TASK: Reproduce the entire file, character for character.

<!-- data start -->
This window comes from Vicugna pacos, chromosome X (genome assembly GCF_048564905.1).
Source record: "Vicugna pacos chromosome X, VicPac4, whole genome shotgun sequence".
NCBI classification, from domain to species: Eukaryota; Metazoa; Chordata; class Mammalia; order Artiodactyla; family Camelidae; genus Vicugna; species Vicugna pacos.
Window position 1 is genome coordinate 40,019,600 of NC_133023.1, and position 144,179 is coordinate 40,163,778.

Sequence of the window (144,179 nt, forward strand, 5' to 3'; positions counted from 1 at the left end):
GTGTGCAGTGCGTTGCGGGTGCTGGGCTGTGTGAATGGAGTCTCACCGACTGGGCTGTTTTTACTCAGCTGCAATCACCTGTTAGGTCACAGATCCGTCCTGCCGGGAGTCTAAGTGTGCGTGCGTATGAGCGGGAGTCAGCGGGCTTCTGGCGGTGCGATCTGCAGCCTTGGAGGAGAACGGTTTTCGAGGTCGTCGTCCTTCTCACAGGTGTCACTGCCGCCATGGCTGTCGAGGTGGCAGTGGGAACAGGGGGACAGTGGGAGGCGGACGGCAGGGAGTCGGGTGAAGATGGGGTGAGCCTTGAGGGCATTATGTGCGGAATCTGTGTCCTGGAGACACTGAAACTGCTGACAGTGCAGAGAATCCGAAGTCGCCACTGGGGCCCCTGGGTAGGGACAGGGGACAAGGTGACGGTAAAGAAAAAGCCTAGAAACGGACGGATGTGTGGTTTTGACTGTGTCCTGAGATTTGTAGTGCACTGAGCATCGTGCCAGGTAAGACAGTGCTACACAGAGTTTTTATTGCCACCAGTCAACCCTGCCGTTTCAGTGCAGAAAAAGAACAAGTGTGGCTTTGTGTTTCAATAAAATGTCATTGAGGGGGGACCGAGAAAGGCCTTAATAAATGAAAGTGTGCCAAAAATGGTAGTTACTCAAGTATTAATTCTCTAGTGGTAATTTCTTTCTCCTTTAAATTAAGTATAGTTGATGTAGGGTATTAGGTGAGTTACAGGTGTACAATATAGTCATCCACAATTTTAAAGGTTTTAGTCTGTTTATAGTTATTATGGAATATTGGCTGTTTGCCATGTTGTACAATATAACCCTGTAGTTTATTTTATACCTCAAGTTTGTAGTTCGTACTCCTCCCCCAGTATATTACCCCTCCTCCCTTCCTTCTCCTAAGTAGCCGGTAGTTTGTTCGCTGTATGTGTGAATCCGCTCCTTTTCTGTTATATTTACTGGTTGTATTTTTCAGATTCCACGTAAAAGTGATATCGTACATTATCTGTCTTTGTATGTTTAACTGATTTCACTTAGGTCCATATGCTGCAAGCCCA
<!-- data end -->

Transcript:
This window comes from Vicugna pacos, chromosome X (genome assembly GCF_048564905.1).
Source record: "Vicugna pacos chromosome X, VicPac4, whole genome shotgun sequence".
NCBI classification, from domain to species: Eukaryota; Metazoa; Chordata; class Mammalia; order Artiodactyla; family Camelidae; genus Vicugna; species Vicugna pacos.
Window position 1 is genome coordinate 40,019,600 of NC_133023.1, and position 144,179 is coordinate 40,163,778.

Sequence of the window (144,179 nt, forward strand, 5' to 3'; positions counted from 1 at the left end):
GTGTGCAGTGCGTTGCGGGTGCTGGGCTGTGTGAATGGAGTCTCACCGACTGGGCTGTTTTTACTCAGCTGCAATCACCTGTTAGGTCACAGATCCGTCCTGCCGGGAGTCTAAGTGTGCGTGCGTATGAGCGGGAGTCAGCGGGCTTCTGGCGGTGCGATCTGCAGCCTTGGAGGAGAACGGTTTTCGAGGTCGTCGTCCTTCTCACAGGTGTCACTGCCGCCATGGCTGTCGAGGTGGCAGTGGGAACAGGGGGACAGTGGGAGGCGGACGGCAGGGAGTCGGGTGAAGATGGGGTGAGCCTTGAGGGCATTATGTGCGGAATCTGTGTCCTGGAGACACTGAAACTGCTGACAGTGCAGAGAATCCGAAGTCGCCACTGGGGCCCCTGGGTAGGGACAGGGGACAAGGTGACGGTAAAGAAAAAGCCTAGAAACGGACGGATGTGTGGTTTTGACTGTGTCCTGAGATTTGTAGTGCACTGAGCATCGTGCCAGGTAAGACAGTGCTACACAGAGTTTTTATTGCCACCAGTCAACCCTGCCGTTTCAGTGCAGAAAAAGAACAAGTGTGGCTTTGTGTTTCAATAAAATGTCATTGAGGGGGGACCGAGAAAGGCCTTAATAAATGAAAGTGTGCCAAAAATGGTAGTTACTCAAGTATTAATTCTCTAGTGGTAATTTCTTTCTCCTTTAAATTAAGTATAGTTGATGTAGGGTATTAGGTGAGTTACAGGTGTACAATATAGTCATCCACAATTTTAAAGGTTTTAGTCTGTTTATAGTTATTATGGAATATTGGCTGTTTGCCATGTTGTACAATATAACCCTGTAGTTTATTTTATACCTCAAGTTTGTAGTTCGTACTCCTCCCCCAGTATATTACCCCTCCTCCCTTCCTTCTCCTAAGTAGCCGGTAGTTTGTTCGCTGTATGTGTGAATCCGCTCCTTTTCTGTTATATTTACTGGTTGTATTTTTCAGATTCCACGTAAAAGTGATATCGTACATTATCTGTCTTTGTATGTTTAACTGATTTCACTTAGGTCCATATGCTGCAAGCCCA